How may we help you?

Home » Spine Conditions » Collapsed Disc » Four exercises to avoid when you have a collapsed disc

Four exercises to avoid when you have a collapsed disc

Spinal discs are an important part of the spinal anatomy. When functioning correctly, they cushion the other elements of the spine against impacts and help our bodies bend and twist with ease. However, as we age and subject our spine to daily wear and tear, spinal discs can lose elasticity and become more prone to bulges, tears and collapses when they are placed under pressure. When a disc bulges or tears, its gelatinous inner contents push against one side of the disc wall until it becomes damaged. In the case of a disc collapse, the extreme pressure the disc is subjected to causes the entire disc to flatten. Collapsed disc treatment may become necessary if the space available for nerves to pass through the spine is reduced and nerve compression results. If the loss of disc height also allows vertebrae to rub against one another, bone spurs could form and also cause nerve compression.

Exercising with a collapsed disc

A damaged spinal disc can result in painful symptoms that may affect your enjoyment of daily life, so it’s wise to see a physician so you can discuss your collapsed disc treatment options. The goal of treatment will be to reduce your pain and inflammation while strengthening the muscles that support the spine, so it’s likely that exercise will be an important part of your regimen. While you should consult your doctor before attempting any form of exercise, here are four specific exercises you should avoid, as they may do more harm than good:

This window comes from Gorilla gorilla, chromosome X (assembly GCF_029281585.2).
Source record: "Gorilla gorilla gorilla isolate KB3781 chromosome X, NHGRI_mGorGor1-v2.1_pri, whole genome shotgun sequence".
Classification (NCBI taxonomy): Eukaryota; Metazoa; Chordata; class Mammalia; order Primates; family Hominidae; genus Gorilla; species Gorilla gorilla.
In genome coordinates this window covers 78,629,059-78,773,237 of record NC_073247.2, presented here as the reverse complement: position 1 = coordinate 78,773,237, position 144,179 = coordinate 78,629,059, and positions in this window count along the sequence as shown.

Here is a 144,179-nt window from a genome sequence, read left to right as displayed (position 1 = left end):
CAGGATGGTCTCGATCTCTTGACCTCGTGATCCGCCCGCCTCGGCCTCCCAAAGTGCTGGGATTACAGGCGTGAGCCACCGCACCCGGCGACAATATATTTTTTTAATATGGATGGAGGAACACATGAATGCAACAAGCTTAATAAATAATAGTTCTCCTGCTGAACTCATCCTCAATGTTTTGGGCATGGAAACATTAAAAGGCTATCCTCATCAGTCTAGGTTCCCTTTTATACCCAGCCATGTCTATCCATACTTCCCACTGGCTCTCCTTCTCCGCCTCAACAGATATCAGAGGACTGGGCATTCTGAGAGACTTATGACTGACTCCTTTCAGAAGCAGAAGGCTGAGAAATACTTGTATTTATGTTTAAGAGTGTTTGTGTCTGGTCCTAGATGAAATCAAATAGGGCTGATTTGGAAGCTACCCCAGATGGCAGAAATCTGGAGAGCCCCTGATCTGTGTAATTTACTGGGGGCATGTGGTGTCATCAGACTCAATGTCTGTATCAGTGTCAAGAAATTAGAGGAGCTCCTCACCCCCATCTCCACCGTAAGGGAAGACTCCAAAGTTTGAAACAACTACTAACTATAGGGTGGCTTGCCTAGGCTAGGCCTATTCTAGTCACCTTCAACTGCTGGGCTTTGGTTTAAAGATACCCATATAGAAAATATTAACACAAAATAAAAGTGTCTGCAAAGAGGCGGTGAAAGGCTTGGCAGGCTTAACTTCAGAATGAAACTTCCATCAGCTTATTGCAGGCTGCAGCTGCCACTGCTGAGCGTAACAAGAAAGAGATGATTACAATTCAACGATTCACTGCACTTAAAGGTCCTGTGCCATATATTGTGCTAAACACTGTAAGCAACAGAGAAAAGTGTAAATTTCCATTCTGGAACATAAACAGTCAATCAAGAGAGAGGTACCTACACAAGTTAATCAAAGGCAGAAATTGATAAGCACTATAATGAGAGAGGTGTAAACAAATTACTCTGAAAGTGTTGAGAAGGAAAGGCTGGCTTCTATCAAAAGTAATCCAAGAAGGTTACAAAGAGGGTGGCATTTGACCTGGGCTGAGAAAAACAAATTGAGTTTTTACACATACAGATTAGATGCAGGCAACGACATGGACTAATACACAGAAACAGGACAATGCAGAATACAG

• Leg lifts. If strengthening your core is the goal, there are plenty of options, such as planks, that will do the job without putting undue strain on your spine.
  • Sit-ups. The bending involved in sit-ups can aggravate a collapsed disc, especially one located in the lower back area.
  • Running. Cardio is important, but the impact of running can easily aggravate a disc injury. Consider swimming or using an elliptical machine instead.
  • Overhead weightlifting. Lifting overhead can increase the compression of a collapsed disc. There are numerous lifting exercises that will apply less pressure to the spine.

If a collapsed disc has decreased your quality of life and your symptoms haven’t responded to conservative collapsed disc treatment methods, you can receive a free MRI review* at USA Spine Care to determine if you are a candidate for our minimally invasive spine surgery. Our outpatient procedures can treat a wide variety of degenerative spinal conditions, and are a safer and effective alternative to traditional open neck or back surgery.^

Contact USA Spine Care today to learn more.

Browse Related Resources

TOP Call Now Button